In a hot tub.
It is what Gary would have wanted.
It is what Gary would have wanted.
nice. Wouldn't have worked for the last group I was in.... had me DMing for 7 players... 2 married couples and 3 singles. Luckily, the married couples both lived in the on campus housing, and they had fair sized living rooms with enough chairs for everyone (once we all pitched in on some folding chairs). We did try playing in my trailer once, and we were pretty squeezed in...My gaming room. A bit small but since I never play with more than 3 other players it works.
I'm glad to see that I am not the only DM that never feels quite prepared. I have the storyline down. It's creating all the NPC's and random encounter tables that is getting me at the moment.I spend most of the week-and change between gaming thinking about things, turning things over in my head, sometimes working on some part of the setting where the characters aren't.
Then, a day or so before the session, I sit at the table in the game room and write stuff down in a desperate rush to be at least somewhat ready when I sit down to game.
I only work on my current campaign, but I also try to do a little bit each day. I keep telling myself that will eventually decrease the frantic rush the night before a game, but I haven't seen it yet.I prepare my adventures in my home office. I'm usually working on three projects at a time and I take a little bite off each one every day - write one blurb or encounter, design one monster, flesh out some chamber or whatever. When one adventure is complete, I add a new one to the pipeline. I find this works better than trying to rush through one adventure at a time and losing steam halfway through.
I'm mostly with you. Our adventure log is a shared document online and I keep a current list of spells I've used online (so I don't have to copy them over and over and over again by hand). Other than that, though, I only have player backgrounds and any handouts I need to create on the computer. Character sheets, including NPC's are filled in by hand and notes tend to consist of sticky notes everywhere or scraps of paper stuck inside my DM binder -- which has all my campaign materials, neatly tabbed according to location/faction.I do everthing by hand by choice, to get away from the screens. I only use the computer to communicate with the players via Messenger and our FB group private page. I find that if I write or draw on the computer I elaborate too much instead of remaining somewhat vague. I helps my improvise more during the sessions.
Man in White Coat: "Is your neighbor talking to himself again?"Have a conversation with an npc in my head to get a sense of who they are or if I want to have specific mannerisms or speech patter while I'm trying to get to sleep at night for example.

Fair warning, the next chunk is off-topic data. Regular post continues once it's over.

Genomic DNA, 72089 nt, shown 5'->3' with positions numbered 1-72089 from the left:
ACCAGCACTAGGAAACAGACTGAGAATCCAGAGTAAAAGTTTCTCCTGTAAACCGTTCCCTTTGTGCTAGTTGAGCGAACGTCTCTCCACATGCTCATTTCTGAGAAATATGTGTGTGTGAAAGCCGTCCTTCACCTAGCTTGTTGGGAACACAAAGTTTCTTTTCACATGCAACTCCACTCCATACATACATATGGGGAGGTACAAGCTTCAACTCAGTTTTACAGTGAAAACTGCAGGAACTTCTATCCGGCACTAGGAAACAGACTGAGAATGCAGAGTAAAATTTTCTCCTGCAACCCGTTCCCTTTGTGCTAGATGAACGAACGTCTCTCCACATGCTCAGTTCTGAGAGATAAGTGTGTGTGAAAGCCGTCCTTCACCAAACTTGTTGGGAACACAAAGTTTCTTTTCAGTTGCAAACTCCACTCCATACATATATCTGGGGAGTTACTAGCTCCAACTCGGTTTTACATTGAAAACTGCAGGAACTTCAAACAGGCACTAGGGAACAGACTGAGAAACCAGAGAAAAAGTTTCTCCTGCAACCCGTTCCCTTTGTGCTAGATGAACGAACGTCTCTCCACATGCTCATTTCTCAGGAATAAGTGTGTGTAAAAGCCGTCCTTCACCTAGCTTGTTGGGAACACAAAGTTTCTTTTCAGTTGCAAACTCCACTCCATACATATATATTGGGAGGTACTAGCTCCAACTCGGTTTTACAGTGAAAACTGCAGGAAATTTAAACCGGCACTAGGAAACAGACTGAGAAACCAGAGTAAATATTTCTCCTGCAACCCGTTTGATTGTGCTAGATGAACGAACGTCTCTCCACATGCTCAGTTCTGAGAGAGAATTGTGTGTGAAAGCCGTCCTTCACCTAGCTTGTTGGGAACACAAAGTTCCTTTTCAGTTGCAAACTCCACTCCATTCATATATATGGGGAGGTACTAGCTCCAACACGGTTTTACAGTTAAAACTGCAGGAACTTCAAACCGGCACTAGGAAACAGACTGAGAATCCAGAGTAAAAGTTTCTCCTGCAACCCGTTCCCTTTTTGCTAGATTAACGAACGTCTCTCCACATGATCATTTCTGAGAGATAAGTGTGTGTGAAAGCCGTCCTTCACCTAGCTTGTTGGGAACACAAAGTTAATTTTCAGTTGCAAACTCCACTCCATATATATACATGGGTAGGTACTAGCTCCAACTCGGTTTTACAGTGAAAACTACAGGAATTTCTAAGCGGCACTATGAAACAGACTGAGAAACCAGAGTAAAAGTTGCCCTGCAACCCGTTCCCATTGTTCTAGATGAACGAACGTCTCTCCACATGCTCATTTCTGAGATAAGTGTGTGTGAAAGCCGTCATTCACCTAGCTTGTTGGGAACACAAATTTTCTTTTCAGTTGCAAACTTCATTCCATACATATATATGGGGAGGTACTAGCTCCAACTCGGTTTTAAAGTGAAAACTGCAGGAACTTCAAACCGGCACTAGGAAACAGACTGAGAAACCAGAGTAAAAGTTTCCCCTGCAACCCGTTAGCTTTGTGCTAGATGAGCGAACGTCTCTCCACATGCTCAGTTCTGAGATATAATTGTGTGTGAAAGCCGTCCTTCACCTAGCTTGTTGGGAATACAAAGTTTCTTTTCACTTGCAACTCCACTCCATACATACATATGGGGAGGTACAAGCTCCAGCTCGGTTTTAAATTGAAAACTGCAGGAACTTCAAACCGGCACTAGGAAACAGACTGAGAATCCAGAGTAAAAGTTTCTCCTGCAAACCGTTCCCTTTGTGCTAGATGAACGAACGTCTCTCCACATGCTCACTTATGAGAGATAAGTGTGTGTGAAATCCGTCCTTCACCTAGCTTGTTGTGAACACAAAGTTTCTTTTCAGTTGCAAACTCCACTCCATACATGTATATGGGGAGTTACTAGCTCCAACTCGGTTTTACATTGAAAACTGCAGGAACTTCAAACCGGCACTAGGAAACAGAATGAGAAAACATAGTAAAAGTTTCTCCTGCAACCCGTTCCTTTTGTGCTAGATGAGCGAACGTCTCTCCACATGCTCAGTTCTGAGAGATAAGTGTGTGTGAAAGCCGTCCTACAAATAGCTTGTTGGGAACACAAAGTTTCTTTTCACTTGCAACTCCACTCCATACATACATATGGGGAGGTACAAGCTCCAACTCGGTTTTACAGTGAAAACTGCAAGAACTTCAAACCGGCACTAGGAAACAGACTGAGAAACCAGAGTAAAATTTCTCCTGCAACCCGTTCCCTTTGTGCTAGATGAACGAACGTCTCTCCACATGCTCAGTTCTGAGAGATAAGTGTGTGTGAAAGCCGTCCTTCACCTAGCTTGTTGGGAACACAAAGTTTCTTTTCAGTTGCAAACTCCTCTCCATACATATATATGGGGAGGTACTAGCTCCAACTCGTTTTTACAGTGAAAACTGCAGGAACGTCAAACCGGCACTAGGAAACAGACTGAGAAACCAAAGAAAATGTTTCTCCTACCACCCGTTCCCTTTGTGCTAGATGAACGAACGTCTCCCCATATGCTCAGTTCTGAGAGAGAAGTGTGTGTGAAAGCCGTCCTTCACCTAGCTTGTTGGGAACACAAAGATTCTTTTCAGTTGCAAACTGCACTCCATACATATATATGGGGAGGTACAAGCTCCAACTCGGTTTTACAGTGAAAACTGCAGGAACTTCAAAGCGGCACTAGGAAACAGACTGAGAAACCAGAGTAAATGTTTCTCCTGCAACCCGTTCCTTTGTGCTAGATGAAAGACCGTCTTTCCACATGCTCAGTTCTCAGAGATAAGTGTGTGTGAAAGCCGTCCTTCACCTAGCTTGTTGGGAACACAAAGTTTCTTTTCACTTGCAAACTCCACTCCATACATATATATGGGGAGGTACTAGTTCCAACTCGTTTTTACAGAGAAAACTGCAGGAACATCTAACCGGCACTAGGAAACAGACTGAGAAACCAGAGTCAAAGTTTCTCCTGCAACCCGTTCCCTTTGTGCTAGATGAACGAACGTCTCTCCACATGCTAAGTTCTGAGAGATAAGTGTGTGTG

they're coming to take me away ha-haaaMan in White Coat: "Is your neighbor talking to himself again?"
Neighbor: "Yea, something about a magical sword and some imaginary country."
MiWC: "Do you feel he's dangerous?"
Neighbor: "Oofta? Naw, he's just one of those original geeks. You know, those funny dice and imaginary dragons."
MiWC:" Ah, ok. Well here's my card, call us if you need us to come take him away."
Smart. I should try this.I prepare my adventures in my home office. I'm usually working on three projects at a time and I take a little bite off each one every day - write one blurb or encounter, design one monster, flesh out some chamber or whatever. When one adventure is complete, I add a new one to the pipeline. I find this works better than trying to rush through one adventure at a time and losing steam halfway through.
This feels consistent with my "workflow.""Design" happens when I have unoccupied moments. Commuting, in the shower, whatever.
"Logistics" happens in front of a computer. Typing it up, checking stat block and copying in bits I need (or whole ones for non-D&D where they sell PDFs), etc.
When that happens to me, I send myself an email from my phone - just a short sentence, or even a single word, to remind me of the idea when I have time to write it down properly.I often wonder how many good ideas I've forgotten because I think of them when I go to bed at night or I'm just out walking and so I don't write them down.
That's what I should do instead of relying on my memory. I have set up a Google doc for DnD ideas that I often add ideas for feats, subclasses, etc. I should do another for my campaign.When that happens to me, I send myself an email from my phone - just a short sentence, or even a single word, to remind me of the idea when I have time to write it down properly.